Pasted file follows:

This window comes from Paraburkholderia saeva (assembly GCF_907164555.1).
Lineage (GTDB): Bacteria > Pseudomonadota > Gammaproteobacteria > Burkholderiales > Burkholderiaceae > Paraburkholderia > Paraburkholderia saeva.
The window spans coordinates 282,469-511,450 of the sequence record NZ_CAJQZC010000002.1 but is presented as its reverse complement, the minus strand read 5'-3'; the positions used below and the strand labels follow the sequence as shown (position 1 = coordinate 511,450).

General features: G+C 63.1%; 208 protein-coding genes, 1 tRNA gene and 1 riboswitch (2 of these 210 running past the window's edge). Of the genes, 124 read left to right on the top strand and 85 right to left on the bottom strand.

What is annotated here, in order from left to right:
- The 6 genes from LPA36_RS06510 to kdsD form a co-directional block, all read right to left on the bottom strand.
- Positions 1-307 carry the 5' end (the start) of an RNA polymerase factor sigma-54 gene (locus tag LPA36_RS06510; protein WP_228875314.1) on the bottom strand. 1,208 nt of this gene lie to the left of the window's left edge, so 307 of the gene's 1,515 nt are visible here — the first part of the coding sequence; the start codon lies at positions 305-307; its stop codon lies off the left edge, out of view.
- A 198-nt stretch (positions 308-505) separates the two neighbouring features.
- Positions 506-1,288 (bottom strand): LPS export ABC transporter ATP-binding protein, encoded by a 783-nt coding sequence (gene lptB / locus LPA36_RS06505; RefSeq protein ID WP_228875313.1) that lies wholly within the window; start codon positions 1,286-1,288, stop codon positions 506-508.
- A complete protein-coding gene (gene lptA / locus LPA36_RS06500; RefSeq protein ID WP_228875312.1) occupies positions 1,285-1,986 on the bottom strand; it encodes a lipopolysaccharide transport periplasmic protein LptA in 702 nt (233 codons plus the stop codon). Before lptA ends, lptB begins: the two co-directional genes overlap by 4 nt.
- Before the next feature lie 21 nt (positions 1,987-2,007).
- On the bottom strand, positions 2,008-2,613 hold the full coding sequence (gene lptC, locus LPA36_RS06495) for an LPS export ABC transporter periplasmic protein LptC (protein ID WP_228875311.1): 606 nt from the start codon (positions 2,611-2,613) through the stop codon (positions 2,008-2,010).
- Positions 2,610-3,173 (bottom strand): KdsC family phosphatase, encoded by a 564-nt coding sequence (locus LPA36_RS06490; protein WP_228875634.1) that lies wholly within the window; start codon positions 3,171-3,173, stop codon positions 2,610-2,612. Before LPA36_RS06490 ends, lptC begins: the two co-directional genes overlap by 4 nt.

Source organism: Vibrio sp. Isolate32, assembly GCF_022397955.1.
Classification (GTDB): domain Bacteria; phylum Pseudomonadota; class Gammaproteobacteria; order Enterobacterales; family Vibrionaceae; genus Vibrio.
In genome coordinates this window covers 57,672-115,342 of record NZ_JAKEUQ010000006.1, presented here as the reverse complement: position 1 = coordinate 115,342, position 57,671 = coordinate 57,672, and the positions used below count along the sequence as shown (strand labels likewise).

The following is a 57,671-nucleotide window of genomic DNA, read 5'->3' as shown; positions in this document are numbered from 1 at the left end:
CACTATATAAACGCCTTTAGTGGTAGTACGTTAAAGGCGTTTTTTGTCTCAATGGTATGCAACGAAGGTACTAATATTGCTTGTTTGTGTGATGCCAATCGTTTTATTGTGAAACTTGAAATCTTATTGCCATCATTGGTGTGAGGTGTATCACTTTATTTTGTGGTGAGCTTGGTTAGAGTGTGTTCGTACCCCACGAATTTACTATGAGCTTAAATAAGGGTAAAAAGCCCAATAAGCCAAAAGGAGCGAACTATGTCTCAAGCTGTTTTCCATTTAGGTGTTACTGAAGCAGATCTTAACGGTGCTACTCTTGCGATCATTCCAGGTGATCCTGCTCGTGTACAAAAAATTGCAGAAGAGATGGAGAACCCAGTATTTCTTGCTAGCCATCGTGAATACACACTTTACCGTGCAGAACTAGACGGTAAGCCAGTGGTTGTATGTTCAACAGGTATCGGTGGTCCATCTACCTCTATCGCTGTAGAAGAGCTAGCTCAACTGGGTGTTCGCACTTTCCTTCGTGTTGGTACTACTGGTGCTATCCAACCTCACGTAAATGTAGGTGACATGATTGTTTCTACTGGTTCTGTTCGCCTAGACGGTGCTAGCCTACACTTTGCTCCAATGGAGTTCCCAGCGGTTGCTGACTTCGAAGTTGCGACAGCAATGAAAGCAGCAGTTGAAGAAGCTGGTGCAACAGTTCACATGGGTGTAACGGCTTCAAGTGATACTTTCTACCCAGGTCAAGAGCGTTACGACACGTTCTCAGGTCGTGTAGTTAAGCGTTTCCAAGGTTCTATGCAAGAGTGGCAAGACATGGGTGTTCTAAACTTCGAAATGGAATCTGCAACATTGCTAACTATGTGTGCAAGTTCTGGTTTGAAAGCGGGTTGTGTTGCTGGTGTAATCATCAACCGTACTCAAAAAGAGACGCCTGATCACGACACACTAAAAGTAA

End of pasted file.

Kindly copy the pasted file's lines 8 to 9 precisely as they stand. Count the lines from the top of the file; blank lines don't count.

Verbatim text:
- A 198-nt stretch (positions 308-505) separates the two neighbouring features.
- Positions 506-1,288 (bottom strand): LPS export ABC transporter ATP-binding protein, encoded by a 783-nt coding sequence (gene lptB / locus LPA36_RS06505; RefSeq protein ID WP_228875313.1) that lies wholly within the window; start codon positions 1,286-1,288, stop codon positions 506-508.